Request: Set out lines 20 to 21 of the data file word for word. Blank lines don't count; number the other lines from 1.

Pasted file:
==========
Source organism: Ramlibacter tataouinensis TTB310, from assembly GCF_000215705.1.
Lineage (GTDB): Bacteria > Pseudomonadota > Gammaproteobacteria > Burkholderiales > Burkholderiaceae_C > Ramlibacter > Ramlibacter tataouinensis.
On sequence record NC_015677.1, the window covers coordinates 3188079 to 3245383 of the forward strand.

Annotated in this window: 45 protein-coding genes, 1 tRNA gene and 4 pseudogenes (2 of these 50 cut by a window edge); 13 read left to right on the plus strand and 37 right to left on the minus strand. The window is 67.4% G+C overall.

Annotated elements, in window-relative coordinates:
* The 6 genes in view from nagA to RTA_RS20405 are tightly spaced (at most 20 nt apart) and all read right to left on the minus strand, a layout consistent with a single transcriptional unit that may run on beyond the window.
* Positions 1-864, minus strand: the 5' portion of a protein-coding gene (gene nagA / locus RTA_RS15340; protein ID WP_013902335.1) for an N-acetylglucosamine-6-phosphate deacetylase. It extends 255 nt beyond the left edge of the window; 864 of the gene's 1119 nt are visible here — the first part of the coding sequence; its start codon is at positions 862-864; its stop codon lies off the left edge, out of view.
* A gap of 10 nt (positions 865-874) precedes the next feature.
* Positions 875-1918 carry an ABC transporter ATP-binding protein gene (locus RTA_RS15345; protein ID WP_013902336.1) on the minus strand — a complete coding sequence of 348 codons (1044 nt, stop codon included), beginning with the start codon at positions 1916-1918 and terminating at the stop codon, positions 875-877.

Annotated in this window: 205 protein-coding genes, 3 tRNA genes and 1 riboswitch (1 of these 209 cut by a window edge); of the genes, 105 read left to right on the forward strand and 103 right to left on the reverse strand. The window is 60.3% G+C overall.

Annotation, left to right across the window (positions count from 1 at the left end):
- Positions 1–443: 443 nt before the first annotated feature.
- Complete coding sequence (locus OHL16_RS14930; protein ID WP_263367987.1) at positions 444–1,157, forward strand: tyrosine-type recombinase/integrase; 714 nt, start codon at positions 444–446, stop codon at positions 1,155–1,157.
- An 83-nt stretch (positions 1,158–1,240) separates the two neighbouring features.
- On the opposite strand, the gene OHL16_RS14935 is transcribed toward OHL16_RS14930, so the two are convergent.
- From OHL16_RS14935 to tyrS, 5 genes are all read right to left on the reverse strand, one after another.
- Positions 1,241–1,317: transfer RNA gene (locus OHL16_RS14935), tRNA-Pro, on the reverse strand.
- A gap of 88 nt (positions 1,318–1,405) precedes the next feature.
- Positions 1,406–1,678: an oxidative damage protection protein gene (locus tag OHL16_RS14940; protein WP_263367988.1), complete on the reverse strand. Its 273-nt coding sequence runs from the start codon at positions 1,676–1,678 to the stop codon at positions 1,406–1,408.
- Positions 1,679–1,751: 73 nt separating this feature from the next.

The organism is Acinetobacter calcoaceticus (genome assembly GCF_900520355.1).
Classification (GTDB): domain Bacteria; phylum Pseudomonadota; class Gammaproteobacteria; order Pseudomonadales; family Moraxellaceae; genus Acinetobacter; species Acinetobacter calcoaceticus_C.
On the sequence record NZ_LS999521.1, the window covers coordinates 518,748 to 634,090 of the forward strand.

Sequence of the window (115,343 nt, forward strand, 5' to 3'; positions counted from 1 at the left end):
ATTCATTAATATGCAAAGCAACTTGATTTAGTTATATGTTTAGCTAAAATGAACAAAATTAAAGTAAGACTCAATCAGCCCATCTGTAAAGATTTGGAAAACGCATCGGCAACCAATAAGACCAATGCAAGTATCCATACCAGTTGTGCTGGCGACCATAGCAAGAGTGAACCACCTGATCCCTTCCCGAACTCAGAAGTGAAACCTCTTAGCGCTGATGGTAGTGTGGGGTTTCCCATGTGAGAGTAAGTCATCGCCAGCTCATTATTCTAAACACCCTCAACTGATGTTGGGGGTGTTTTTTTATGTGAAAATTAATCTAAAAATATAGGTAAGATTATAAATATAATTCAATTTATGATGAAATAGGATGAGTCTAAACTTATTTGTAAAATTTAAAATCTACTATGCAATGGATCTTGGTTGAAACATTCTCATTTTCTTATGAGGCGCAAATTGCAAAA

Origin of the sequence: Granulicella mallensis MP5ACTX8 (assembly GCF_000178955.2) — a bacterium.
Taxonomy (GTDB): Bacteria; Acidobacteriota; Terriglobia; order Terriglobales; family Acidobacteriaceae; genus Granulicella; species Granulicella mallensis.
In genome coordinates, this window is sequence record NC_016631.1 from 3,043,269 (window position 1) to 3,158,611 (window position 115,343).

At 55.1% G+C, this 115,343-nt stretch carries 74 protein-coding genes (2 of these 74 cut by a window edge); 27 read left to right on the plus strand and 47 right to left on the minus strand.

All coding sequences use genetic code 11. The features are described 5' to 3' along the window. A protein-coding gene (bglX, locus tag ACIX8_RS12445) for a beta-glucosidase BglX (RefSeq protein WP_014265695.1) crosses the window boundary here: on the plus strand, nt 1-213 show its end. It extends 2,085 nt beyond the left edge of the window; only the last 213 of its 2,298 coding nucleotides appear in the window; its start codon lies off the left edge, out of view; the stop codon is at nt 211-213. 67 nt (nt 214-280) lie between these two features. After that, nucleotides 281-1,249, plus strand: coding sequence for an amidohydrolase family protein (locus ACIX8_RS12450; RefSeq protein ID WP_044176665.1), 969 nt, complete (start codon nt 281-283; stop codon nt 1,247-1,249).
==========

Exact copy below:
- Positions 1,679–1,751: 73 nt separating this feature from the next.

The organism is Acinetobacter calcoaceticus (genome assembly GCF_900520355.1).